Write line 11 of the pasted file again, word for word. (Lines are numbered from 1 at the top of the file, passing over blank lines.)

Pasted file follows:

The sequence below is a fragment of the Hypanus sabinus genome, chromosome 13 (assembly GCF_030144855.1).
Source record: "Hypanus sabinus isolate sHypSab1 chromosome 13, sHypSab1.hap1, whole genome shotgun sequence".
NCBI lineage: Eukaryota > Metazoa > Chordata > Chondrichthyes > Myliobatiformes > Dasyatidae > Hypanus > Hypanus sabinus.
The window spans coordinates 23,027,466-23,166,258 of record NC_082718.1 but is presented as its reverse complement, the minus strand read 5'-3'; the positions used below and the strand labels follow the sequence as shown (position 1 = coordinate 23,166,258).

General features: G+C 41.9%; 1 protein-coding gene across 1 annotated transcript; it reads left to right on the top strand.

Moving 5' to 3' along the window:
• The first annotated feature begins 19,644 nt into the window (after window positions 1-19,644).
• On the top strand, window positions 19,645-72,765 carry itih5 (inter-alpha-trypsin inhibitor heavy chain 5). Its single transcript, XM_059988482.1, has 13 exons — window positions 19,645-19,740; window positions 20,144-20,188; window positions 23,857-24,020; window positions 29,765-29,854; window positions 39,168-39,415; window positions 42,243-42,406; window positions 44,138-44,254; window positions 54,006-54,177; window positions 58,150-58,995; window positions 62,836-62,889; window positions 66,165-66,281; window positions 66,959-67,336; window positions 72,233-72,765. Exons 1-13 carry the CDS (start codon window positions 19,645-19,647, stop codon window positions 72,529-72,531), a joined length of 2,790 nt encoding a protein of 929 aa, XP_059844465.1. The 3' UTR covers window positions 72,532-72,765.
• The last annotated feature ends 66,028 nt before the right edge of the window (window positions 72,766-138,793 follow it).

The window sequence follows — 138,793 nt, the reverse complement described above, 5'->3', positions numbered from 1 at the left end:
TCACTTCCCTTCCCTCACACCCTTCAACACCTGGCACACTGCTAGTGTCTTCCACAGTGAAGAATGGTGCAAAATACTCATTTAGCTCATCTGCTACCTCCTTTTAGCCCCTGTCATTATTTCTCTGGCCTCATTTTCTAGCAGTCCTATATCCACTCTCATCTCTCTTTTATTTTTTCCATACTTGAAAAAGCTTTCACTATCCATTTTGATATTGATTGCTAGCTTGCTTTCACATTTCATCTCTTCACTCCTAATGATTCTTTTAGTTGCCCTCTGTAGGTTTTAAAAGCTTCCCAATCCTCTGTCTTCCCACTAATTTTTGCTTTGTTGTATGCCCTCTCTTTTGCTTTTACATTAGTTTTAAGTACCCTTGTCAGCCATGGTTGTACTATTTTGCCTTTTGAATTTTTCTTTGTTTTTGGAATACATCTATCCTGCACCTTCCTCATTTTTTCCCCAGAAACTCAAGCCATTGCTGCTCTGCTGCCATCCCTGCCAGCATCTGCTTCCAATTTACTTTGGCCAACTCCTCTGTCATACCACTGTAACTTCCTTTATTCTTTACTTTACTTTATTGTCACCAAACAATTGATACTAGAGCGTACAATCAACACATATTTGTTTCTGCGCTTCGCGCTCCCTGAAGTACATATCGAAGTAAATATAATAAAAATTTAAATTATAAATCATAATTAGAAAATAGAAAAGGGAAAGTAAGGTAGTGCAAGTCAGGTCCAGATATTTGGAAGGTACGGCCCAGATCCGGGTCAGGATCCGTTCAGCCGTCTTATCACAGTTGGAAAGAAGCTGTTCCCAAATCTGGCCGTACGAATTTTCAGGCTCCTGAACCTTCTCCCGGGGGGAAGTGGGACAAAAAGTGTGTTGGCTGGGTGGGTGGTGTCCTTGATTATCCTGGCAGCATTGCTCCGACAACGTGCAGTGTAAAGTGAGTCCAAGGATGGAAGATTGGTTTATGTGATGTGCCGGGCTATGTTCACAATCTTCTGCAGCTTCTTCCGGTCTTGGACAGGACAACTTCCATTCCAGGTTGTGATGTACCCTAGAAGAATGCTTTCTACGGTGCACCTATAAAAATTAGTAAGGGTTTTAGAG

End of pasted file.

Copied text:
TCACTTCCCTTCCCTCACACCCTTCAACACCTGGCACACTGCTAGTGTCTTCCACAGTGAAGAATGGTGCAAAATACTCATTTAGCTCATCTGCTACCTCCTTTTAGCCCCTGTCATTATTTCTCTGGCCTCATTTTCTAGCAGTCCTATATCCACTCTCATCTCTCTTTTATTTTTTCCATACTTGAAAAAGCTTTCACTATCCATTTTGATATTGATTGCTAGCTTGCTTTCACATTTCATCTCTTCACTCCTAATGATTCTTTTAGTTGCCCTCTGTAGGTTTTAAAAGCTTCCCAATCCTCTGTCTTCCCACTAATTTTTGCTTTGTTGTATGCCCTCTCTTTTGCTTTTACATTAGTTTTAAGTACCCTTGTCAGCCATGGTTGTACTATTTTGCCTTTTGAATTTTTCTTTGTTTTTGGAATACATCTATCCTGCACCTTCCTCATTTTTTCCCCAGAAACTCAAGCCATTGCTGCTCTGCTGCCATCCCTGCCAGCATCTGCTTCCAATTTACTTTGGCCAACTCCTCTGTCATACCACTGTAACTTCCTTTATTCTTTACTTTACTTTATTGTCACCAAACAATTGATACTAGAGCGTACAATCAACACATATTTGTTTCTGCGCTTCGCGCTCCCTGAAGTACATATCGAAGTAAATATAATAAAAATTTAAATTATAAATCATAATTAGAAAATAGAAAAGGGAAAGTAAGGTAGTGCAAGTCAGGTCCAGATATTTGGAAGGTACGGCCCAGATCCGGGTCAGGATCCGTTCAGCCGTCTTATCACAGTTGGAAAGAAGCTGTTCCCAAATCTGGCCGTACGAATTTTCAGGCTCCTGAACCTTCTCCCGGGGGGAAGTGGGACAAAAAGTGTGTTGGCTGGGTGGGTGGTGTCCTTGATTATCCTGGCAGCATTGCTCCGACAACGTGCAGTGTAAAGTGAGTCCAAGGATGGAAGATTGGTTTATGTGATGTGCCGGGCTATGTTCACAATCTTCTGCAGCTTCTTCCGGTCTTGGACAGGACAACTTCCATTCCAGGTTGTGATGTACCCTAGAAGAATGCTTTCTACGGTGCACCTATAAAAATTAGTAAGGGTTTTAGAG